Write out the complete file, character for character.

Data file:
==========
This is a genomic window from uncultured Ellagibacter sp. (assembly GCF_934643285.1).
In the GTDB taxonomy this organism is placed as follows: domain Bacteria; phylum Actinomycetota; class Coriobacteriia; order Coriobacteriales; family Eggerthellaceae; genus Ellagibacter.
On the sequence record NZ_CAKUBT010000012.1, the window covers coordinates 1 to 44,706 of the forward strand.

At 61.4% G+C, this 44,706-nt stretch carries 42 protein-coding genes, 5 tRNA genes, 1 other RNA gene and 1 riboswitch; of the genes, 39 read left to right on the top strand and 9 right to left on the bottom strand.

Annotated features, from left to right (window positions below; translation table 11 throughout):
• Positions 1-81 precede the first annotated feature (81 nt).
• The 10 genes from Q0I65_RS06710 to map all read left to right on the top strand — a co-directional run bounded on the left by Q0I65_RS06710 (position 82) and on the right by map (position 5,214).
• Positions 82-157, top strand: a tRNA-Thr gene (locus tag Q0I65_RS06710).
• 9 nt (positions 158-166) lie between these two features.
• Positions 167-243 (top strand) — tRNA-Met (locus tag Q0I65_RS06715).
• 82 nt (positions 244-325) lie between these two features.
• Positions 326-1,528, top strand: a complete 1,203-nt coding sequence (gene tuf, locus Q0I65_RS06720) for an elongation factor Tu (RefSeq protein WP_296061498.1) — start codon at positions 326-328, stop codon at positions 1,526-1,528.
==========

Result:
This is a genomic window from uncultured Ellagibacter sp. (assembly GCF_934643285.1).
In the GTDB taxonomy this organism is placed as follows: domain Bacteria; phylum Actinomycetota; class Coriobacteriia; order Coriobacteriales; family Eggerthellaceae; genus Ellagibacter.
On the sequence record NZ_CAKUBT010000012.1, the window covers coordinates 1 to 44,706 of the forward strand.

At 61.4% G+C, this 44,706-nt stretch carries 42 protein-coding genes, 5 tRNA genes, 1 other RNA gene and 1 riboswitch; of the genes, 39 read left to right on the top strand and 9 right to left on the bottom strand.

Annotated features, from left to right (window positions below; translation table 11 throughout):
• Positions 1-81 precede the first annotated feature (81 nt).
• The 10 genes from Q0I65_RS06710 to map all read left to right on the top strand — a co-directional run bounded on the left by Q0I65_RS06710 (position 82) and on the right by map (position 5,214).
• Positions 82-157, top strand: a tRNA-Thr gene (locus tag Q0I65_RS06710).
• 9 nt (positions 158-166) lie between these two features.
• Positions 167-243 (top strand) — tRNA-Met (locus tag Q0I65_RS06715).
• 82 nt (positions 244-325) lie between these two features.
• Positions 326-1,528, top strand: a complete 1,203-nt coding sequence (gene tuf, locus Q0I65_RS06720) for an elongation factor Tu (RefSeq protein WP_296061498.1) — start codon at positions 326-328, stop codon at positions 1,526-1,528.